Brimming with wit and comedic energy, the third Thor is an exuberant charm
Starring Chris Hemsworth, Tom Hiddleston, Kate Blanchett, Mark Ruffalo & Tessa Thompson
Directed by Taika Waititi
Less hammer, more humor.
That’s the formula for the third flick in the Marvel franchise about the Norse God of Thunder, played in all three by Aussie hunk Chris Hemsworth.
Marvel learned that laughter was golden in Guardians of the Galaxy and Deadpool, and Ragnarok forgoes gravitas for sheer, exuberant comic energy, even when the story’s stakes are apocalyptic.
The plot whirls around a doomsday event called Ragnarok, the end of days in the mythical kingdom of Asgard, Thor’s home. As Thor tries to prevent it, he comes into contact with a whole cosmos of colorful characters, including his trickster bro Loki (Tom Hiddleston), their dark-hearted sis (Cate Blanchett), Dr. Strange (Benedict Cumberbatch) and a dear old frenemy, the Hulk (Mark Ruffalo).
Jeff Goldblum is a supernova smash as a campy character called the Grandmaster, who runs clash-’n’-smash gladiator matches on the planet Sakaar. Tessa Thompson (from HBO’s Westworld) struts as a Valkyrie bounty hunter. Thor’s sage old father, Odin (Anthony Hopkins), advises him his hammer “was never your source of power,” it was only a channel for his great strength.
That’s important for Thor to remember—since he loses his tool early in the movie.
Other familiar faces pop up too, including some surprise appearances in a hilarious play—The Tragedy of Loki—on Asgard, where Thor discovers his mischievous brother has deceived everyone into believing he’s a hero, even a savior. And be ready: Marvel Comics’ founder Stan Lee continues his tradition of making brief, memorable, cameos in every movie based on his pulpy properties. And this one, indeed, leaves a lasting impression.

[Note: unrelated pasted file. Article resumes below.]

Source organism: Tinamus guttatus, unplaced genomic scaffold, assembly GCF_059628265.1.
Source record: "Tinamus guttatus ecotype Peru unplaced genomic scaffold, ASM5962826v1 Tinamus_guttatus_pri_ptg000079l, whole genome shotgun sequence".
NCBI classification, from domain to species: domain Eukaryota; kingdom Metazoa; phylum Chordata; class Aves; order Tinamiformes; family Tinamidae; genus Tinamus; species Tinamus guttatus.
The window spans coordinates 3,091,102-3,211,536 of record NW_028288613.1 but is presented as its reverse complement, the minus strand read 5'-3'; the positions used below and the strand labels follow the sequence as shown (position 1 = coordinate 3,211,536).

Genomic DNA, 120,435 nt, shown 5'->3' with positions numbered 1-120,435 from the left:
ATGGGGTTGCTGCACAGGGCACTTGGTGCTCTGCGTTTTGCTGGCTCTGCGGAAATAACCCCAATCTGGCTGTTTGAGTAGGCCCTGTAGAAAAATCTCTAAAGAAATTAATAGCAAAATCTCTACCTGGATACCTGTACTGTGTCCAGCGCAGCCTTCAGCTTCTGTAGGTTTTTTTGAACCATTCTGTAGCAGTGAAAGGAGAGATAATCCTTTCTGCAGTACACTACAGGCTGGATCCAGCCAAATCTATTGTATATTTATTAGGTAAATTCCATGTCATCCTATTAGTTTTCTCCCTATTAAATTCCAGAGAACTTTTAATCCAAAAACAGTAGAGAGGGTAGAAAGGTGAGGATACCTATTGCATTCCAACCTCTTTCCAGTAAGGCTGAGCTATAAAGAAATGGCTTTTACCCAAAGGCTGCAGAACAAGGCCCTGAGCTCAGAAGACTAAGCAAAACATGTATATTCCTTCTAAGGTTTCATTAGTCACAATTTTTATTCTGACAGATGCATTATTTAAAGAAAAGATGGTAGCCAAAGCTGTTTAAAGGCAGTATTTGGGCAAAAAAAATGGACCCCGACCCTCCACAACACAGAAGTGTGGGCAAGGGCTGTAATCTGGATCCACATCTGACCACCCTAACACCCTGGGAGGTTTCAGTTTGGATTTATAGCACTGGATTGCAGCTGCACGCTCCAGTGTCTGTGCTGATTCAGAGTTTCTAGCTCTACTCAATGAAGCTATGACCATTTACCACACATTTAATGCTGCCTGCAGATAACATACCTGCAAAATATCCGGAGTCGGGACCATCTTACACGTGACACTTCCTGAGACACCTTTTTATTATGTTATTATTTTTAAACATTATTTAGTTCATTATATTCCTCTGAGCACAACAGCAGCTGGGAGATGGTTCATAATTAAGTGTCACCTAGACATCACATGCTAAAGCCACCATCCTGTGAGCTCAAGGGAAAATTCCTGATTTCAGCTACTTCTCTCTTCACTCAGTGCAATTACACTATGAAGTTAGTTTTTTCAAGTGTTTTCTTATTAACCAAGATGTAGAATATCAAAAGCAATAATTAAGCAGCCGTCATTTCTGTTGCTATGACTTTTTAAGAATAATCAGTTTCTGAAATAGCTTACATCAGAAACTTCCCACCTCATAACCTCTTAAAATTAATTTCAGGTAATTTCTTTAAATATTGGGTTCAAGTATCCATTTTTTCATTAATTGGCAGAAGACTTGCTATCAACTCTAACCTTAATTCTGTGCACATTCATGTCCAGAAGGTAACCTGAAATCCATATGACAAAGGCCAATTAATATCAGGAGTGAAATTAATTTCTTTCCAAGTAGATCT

The seriously fun script (by Eric Pearson, Craig Kyle and Christopher L. Yost) crackles with wit, and New Zealand director Taika Waititi (who also made the acclaimed indie hits Hunt For the Wilderpeople and What We Do In the Shadows) gives Thor’s traditional, comic-book core a fresh, zippy new spin. (Waititi also cameos as the voice of a rock-pile revolutionary named Korg, who becomes an important Thor ally.)
Hemsworth is a very funny guy, as he demonstrated in Ghostbusters, and he seems to greatly enjoy flexing his comedic muscles. He sets the cheeky, flip tone right off the bat, as the movie opens with our hero bound in chains, immobile, locked a dark, hellish dungeon.
“I know what you’re thinking,” he says. “Oh, no! Thor’s in a cage!”
There’s so much to see and do—interplanetary trash heaps; day-glo streets; a monstrous wolf dog; a Satyr demon made of fire; Idris Elba as the seer-warrior Hemdall; teeming planetary cities; clashing armies; thrilling aerial battles. As the evil sister Hela, the Goddess of Death, Blanchett is a total scene stealer. With her headdress of devilish black antlers, she’s a sexy, sinister siphon of pure evil, someone you’d never want to meet—but good luck prying your eyes off her.
For a movie packed with so much, it does a great job of keeping everything giddily on track—when the characters zoom through a mean-looking space wormhole called the Devil’s Anus, when Thor and Loki take a business trip to New York City, when Thor and the Hulk face off for a smashing reunion.
There are thorny family and friendship issues to sort out, nonstop quips, explosions, fights scored to Led Zeppelin tunes and lots and lots of laughs.
At one point, Thor and Hela duke it out in the halls of Asgard. Thor is strong, but Hela—she is the Goddess of Death, after all—is stronger, at least momentarily. “To be honest,” she taunts him, “I expected more.”
You can’t expect much more from this. Thor: Ragnarok, the best Thor of the bunch, pretty much has it all.
In theaters Nov. 3, 2017